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|by Dr. Rajinder Puri|
Deservedly Foreign Minister Mrs. Sushma Swaraj, our Intelligence agencies and diplomats have earned praise for their handling of the Iraq crisis. Nurses from Kerala and a substantial number of workers have been brought back safely into the country. However an aspect of greater significance related to events has escaped attention. The nurses were well treated and allowed to exit safely. This is not how terrorists normally behave. This was more like the conduct of a disciplined army. This induces serious reappraisal of the ISIS movement and what it might foretell.
Today ISIS presents mainly a territorial threat. But if it stabilizes into one Sunni state encompassing a part of Iraq and Syria, what might be the long term challenge it could present in the distant future? The ISIS leader looks like a long distance runner.
Media analysts in India and abroad continue to describe ISIS in terms similar to what they used for Al Qaeda and Pakistan’s Taliban jihadists. Could they be underestimating ISIS? On a TV discussion security analyst Major General Ashok Mehta stated that ISIS presented two challenges, one territorial and the other ideological. He considered the territorial challenge more serious but averred that hemmed in by other powers there was little military prospect of ISIS exercising control beyond Syria and northern Iraq. But what if the ideological challenge is more, much more, serious than the territorial challenge? A few aspects of al-Baghdadi’s approach merit attention and induce this writer to invite speculation about the potential of the long term ISIS challenge.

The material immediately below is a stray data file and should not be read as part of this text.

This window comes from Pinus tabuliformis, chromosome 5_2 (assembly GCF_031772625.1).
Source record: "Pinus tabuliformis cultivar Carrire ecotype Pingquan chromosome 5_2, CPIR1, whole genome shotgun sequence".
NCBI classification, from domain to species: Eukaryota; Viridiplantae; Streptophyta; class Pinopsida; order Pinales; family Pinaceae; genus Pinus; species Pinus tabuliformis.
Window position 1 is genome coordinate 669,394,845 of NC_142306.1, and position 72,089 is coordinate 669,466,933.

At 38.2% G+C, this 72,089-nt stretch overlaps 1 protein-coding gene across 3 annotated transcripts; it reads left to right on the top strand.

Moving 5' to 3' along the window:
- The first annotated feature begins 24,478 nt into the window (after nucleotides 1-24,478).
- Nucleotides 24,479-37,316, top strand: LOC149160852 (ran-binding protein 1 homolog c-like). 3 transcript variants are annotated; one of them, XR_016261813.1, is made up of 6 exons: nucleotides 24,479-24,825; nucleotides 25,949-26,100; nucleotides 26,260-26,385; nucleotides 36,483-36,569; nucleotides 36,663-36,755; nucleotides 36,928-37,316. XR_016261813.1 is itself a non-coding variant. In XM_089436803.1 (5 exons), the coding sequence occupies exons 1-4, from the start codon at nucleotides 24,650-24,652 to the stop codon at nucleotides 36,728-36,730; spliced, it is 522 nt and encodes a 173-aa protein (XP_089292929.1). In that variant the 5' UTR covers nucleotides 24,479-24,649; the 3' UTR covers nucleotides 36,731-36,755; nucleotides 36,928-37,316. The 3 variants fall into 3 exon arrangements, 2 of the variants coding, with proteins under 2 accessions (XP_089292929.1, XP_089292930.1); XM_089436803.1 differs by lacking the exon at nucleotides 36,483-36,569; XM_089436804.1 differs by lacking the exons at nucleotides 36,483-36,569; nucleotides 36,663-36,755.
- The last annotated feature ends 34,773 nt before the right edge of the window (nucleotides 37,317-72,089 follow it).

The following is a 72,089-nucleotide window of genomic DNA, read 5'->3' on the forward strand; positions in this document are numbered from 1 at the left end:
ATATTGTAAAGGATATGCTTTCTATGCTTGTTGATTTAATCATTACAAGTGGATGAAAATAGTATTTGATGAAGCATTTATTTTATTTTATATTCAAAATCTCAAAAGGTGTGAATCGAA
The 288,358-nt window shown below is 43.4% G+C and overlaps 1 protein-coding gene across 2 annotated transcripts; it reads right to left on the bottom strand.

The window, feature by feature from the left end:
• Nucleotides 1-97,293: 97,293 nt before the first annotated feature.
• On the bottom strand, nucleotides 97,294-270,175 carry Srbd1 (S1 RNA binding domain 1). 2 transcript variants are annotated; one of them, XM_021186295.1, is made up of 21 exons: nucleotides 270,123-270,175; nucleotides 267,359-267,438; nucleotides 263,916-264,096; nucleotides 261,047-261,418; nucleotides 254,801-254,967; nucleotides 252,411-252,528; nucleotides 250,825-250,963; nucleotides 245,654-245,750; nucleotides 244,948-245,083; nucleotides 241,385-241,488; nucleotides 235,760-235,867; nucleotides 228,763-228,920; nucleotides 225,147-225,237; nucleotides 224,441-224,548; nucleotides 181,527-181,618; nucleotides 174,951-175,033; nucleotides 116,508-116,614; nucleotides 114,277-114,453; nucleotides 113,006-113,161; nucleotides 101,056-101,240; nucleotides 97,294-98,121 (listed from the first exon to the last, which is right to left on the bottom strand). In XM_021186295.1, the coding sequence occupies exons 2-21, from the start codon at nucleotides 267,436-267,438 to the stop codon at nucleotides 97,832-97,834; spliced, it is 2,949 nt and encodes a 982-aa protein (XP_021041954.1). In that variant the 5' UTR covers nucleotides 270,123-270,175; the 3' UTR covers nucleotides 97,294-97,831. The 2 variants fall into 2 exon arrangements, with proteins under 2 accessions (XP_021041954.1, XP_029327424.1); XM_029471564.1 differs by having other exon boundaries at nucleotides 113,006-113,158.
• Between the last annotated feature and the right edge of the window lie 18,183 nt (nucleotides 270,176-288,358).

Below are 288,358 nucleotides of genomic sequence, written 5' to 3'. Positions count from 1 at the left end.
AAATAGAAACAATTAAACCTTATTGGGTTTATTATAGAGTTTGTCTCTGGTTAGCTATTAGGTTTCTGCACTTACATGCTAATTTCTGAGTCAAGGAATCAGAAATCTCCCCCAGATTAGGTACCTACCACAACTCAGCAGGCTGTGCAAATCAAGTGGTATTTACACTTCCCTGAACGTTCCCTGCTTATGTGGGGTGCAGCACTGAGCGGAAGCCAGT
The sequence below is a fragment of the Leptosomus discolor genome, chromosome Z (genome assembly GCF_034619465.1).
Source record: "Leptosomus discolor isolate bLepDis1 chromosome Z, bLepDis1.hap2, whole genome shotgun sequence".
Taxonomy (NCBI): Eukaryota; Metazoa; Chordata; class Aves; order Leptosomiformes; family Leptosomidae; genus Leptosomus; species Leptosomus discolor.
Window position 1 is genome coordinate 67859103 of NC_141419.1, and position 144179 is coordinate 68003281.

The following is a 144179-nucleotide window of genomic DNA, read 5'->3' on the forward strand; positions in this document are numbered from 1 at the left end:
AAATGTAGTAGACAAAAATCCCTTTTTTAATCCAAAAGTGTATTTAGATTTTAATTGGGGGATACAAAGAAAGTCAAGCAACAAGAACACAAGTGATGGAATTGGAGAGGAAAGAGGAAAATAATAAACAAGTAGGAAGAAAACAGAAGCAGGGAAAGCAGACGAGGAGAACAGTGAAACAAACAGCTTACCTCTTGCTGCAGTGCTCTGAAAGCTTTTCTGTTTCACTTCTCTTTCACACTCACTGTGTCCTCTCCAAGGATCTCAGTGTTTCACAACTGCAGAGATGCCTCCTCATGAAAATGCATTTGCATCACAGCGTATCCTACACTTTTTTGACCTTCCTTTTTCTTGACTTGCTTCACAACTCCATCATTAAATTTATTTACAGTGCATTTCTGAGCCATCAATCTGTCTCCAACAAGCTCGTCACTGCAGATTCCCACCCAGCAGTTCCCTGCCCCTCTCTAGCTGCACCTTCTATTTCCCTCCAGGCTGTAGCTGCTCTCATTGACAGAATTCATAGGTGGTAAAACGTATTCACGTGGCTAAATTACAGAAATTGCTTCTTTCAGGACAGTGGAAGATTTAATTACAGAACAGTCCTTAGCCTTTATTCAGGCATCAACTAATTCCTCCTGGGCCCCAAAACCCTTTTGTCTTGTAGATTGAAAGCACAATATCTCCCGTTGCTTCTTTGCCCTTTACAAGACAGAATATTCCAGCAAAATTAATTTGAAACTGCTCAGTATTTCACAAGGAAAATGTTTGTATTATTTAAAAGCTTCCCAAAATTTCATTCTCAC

If al-Baghdadi as Caliph were to attempt propitiating this sentiment, what might he do?
Undoubtedly political events in the world today are influenced most decisively by big business finance capital with its tentacles spread across the globe. In recent years the permissive approach by big bankers to cut corners and their greed for profit plunged the world into crisis. The reputation and goodwill for bankers has never been lower. By assaulting their control an effective attack against the west would begin. How could al-Baghdadi attempt that? In the last century Hitler and the fascists attempted before the start of World War Two to challenge global finance capital by scrapping the gold standard and by entering into barter trade between nations. ISIS need not do that. Quite possibly it may take recourse to a more potent alternative.
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